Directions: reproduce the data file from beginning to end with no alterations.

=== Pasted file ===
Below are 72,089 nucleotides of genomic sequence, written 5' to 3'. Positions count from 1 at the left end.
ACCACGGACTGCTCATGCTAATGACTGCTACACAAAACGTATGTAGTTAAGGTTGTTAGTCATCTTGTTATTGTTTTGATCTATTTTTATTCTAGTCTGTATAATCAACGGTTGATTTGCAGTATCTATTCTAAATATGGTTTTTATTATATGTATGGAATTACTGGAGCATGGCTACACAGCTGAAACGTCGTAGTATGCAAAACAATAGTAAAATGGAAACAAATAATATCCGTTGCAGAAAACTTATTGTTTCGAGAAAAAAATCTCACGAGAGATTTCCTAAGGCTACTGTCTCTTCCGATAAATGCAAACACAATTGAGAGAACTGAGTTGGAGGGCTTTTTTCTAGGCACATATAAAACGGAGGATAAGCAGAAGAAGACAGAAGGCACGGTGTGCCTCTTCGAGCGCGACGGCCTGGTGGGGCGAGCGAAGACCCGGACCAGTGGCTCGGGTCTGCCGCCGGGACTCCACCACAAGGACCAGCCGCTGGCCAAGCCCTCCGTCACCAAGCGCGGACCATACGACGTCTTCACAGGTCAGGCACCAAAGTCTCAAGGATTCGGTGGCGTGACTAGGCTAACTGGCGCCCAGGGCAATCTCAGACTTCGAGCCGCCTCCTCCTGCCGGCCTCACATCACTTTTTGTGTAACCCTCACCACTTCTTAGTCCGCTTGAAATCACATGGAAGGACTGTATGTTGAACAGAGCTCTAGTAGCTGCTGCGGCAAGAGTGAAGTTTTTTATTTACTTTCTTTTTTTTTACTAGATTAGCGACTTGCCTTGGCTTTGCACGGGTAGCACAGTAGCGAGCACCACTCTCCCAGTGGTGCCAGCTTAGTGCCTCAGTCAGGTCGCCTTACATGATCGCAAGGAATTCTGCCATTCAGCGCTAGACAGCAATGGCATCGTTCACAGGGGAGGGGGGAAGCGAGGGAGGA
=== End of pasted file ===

Below are 72,089 nucleotides of genomic sequence, written 5' to 3'. Positions count from 1 at the left end.
ACCACGGACTGCTCATGCTAATGACTGCTACACAAAACGTATGTAGTTAAGGTTGTTAGTCATCTTGTTATTGTTTTGATCTATTTTTATTCTAGTCTGTATAATCAACGGTTGATTTGCAGTATCTATTCTAAATATGGTTTTTATTATATGTATGGAATTACTGGAGCATGGCTACACAGCTGAAACGTCGTAGTATGCAAAACAATAGTAAAATGGAAACAAATAATATCCGTTGCAGAAAACTTATTGTTTCGAGAAAAAAATCTCACGAGAGATTTCCTAAGGCTACTGTCTCTTCCGATAAATGCAAACACAATTGAGAGAACTGAGTTGGAGGGCTTTTTTCTAGGCACATATAAAACGGAGGATAAGCAGAAGAAGACAGAAGGCACGGTGTGCCTCTTCGAGCGCGACGGCCTGGTGGGGCGAGCGAAGACCCGGACCAGTGGCTCGGGTCTGCCGCCGGGACTCCACCACAAGGACCAGCCGCTGGCCAAGCCCTCCGTCACCAAGCGCGGACCATACGACGTCTTCACAGGTCAGGCACCAAAGTCTCAAGGATTCGGTGGCGTGACTAGGCTAACTGGCGCCCAGGGCAATCTCAGACTTCGAGCCGCCTCCTCCTGCCGGCCTCACATCACTTTTTGTGTAACCCTCACCACTTCTTAGTCCGCTTGAAATCACATGGAAGGACTGTATGTTGAACAGAGCTCTAGTAGCTGCTGCGGCAAGAGTGAAGTTTTTTATTTACTTTCTTTTTTTTTACTAGATTAGCGACTTGCCTTGGCTTTGCACGGGTAGCACAGTAGCGAGCACCACTCTCCCAGTGGTGCCAGCTTAGTGCCTCAGTCAGGTCGCCTTACATGATCGCAAGGAATTCTGCCATTCAGCGCTAGACAGCAATGGCATCGTTCACAGGGGAGGGGGGAAGCGAGGGAGGA